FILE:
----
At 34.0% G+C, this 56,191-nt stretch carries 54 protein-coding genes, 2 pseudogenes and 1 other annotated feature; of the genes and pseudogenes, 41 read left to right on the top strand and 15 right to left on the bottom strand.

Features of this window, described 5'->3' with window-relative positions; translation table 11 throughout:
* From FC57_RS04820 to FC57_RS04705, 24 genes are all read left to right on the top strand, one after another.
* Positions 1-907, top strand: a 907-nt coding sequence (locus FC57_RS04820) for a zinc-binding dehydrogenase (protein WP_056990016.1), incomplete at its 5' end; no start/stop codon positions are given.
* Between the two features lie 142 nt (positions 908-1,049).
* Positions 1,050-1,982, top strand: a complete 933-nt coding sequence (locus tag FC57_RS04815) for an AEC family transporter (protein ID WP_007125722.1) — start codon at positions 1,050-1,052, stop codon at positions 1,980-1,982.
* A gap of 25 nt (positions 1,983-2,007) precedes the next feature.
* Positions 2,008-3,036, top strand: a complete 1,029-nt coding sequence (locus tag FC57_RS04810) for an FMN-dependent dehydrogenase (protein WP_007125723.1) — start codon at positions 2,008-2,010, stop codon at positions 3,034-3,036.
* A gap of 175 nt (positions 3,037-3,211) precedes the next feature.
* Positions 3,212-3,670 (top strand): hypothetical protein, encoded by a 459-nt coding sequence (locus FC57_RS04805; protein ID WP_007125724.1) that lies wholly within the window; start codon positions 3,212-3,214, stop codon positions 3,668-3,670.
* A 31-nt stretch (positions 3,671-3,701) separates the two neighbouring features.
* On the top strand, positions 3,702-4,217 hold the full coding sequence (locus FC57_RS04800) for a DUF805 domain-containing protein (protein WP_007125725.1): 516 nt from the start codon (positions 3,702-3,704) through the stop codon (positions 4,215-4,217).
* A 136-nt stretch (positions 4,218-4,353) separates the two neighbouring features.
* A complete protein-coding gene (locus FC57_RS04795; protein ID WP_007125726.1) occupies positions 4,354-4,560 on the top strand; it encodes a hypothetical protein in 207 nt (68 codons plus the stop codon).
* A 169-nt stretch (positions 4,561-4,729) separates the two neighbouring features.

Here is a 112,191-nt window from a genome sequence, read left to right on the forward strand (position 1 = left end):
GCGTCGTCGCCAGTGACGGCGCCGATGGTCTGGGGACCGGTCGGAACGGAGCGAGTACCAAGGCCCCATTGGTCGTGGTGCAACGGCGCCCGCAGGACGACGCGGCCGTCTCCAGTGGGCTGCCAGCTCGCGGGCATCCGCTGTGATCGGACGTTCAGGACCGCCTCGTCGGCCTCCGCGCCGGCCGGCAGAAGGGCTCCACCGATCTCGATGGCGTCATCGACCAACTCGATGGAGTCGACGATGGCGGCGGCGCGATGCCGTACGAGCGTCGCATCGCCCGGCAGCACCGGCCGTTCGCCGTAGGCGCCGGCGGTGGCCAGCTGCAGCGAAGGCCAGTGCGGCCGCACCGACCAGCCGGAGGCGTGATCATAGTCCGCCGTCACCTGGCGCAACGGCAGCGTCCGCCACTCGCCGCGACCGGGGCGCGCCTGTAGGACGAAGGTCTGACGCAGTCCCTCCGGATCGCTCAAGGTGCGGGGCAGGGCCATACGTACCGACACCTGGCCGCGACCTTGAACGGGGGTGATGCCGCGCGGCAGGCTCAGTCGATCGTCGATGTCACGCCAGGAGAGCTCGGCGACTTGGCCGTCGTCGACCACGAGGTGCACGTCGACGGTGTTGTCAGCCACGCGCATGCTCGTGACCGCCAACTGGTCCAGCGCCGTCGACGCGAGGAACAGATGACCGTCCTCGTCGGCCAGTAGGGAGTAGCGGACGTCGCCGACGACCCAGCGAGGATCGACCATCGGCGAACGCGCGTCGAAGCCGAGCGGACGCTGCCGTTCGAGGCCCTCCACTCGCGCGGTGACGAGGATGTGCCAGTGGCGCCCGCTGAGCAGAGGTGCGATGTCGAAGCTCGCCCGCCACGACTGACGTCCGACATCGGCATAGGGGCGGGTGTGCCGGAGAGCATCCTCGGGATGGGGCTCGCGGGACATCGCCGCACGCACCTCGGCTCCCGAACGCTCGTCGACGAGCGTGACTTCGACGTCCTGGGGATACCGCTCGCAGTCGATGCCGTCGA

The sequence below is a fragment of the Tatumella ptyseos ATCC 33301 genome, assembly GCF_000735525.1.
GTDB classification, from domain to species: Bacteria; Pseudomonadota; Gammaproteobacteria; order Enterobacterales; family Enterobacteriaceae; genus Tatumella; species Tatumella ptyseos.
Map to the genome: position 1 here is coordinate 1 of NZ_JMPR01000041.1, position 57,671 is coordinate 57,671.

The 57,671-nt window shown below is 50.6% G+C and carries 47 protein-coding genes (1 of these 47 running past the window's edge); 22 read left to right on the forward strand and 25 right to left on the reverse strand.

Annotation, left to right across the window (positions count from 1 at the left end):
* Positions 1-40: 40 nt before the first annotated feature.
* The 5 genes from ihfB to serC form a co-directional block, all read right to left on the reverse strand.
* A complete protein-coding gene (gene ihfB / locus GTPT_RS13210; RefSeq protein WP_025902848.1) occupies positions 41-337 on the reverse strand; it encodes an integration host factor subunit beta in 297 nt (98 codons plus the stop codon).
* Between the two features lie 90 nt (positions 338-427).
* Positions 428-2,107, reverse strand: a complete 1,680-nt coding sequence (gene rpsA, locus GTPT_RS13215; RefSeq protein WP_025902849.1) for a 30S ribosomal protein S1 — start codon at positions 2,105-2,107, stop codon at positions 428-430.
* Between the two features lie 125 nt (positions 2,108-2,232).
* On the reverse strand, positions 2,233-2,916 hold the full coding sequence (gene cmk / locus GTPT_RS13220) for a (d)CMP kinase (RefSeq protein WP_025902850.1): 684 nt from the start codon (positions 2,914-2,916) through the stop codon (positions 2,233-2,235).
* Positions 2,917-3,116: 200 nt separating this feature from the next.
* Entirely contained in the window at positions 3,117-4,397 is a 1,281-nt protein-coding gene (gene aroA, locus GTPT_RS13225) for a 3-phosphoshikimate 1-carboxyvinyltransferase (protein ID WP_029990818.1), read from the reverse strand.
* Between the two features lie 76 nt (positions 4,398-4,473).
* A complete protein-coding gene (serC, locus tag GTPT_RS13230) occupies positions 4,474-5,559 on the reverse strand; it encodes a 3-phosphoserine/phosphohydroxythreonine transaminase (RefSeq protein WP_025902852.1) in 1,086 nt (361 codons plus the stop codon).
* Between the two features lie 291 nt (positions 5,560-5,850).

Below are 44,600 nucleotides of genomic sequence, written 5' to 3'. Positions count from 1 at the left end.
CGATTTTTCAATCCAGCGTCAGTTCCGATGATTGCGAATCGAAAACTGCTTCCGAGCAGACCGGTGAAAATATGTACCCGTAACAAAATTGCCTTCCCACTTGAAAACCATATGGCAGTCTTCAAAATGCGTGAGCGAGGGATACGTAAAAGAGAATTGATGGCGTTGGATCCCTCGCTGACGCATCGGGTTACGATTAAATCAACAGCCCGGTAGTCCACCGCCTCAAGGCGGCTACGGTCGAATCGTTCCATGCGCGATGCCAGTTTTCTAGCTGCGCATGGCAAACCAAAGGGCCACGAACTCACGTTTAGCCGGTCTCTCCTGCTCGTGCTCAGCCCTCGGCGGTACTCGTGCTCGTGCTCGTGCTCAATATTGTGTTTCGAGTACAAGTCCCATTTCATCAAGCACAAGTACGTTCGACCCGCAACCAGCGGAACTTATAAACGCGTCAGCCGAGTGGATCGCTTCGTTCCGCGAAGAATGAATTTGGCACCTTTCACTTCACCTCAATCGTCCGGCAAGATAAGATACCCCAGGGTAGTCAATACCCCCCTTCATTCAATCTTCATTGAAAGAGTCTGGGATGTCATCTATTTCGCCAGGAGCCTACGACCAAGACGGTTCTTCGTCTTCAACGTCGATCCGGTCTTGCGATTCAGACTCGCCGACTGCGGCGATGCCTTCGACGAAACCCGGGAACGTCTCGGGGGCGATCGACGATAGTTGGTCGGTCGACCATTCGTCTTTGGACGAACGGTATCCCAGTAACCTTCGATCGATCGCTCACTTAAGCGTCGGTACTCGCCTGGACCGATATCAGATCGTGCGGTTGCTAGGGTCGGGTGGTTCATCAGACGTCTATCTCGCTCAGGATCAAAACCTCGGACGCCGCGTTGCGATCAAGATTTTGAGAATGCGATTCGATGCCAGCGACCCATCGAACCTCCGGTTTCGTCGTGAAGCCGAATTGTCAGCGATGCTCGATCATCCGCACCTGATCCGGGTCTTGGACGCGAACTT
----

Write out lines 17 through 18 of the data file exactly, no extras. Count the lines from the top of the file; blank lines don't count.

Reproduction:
GCGTCGTCGCCAGTGACGGCGCCGATGGTCTGGGGACCGGTCGGAACGGAGCGAGTACCAAGGCCCCATTGGTCGTGGTGCAACGGCGCCCGCAGGACGACGCGGCCGTCTCCAGTGGGCTGCCAGCTCGCGGGCATCCGCTGTGATCGGACGTTCAGGACCGCCTCGTCGGCCTCCGCGCCGGCCGGCAGAAGGGCTCCACCGATCTCGATGGCGTCATCGACCAACTCGATGGAGTCGACGATGGCGGCGGCGCGATGCCGTACGAGCGTCGCATCGCCCGGCAGCACCGGCCGTTCGCCGTAGGCGCCGGCGGTGGCCAGCTGCAGCGAAGGCCAGTGCGGCCGCACCGACCAGCCGGAGGCGTGATCATAGTCCGCCGTCACCTGGCGCAACGGCAGCGTCCGCCACTCGCCGCGACCGGGGCGCGCCTGTAGGACGAAGGTCTGACGCAGTCCCTCCGGATCGCTCAAGGTGCGGGGCAGGGCCATACGTACCGACACCTGGCCGCGACCTTGAACGGGGGTGATGCCGCGCGGCAGGCTCAGTCGATCGTCGATGTCACGCCAGGAGAGCTCGGCGACTTGGCCGTCGTCGACCACGAGGTGCACGTCGACGGTGTTGTCAGCCACGCGCATGCTCGTGACCGCCAACTGGTCCAGCGCCGTCGACGCGAGGAACAGATGACCGTCCTCGTCGGCCAGTAGGGAGTAGCGGACGTCGCCGACGACCCAGCGAGGATCGACCATCGGCGAACGCGCGTCGAAGCCGAGCGGACGCTGCCGTTCGAGGCCCTCCACTCGCGCGGTGACGAGGATGTGCCAGTGGCGCCCGCTGAGCAGAGGTGCGATGTCGAAGCTCGCCCGCCACGACTGACGTCCGACATCGGCATAGGGGCGGGTGTGCCGGAGAGCATCCTCGGGATGGGGCTCGCGGGACATCGCCGCACGCACCTCGGCTCCCGAACGCTCGTCGACGAGCGTGACTTCGACGTCCTGGGGATACCGCTCGCAGTCGATGCCGTCGA

The sequence below is a fragment of the Tatumella ptyseos ATCC 33301 genome, assembly GCF_000735525.1.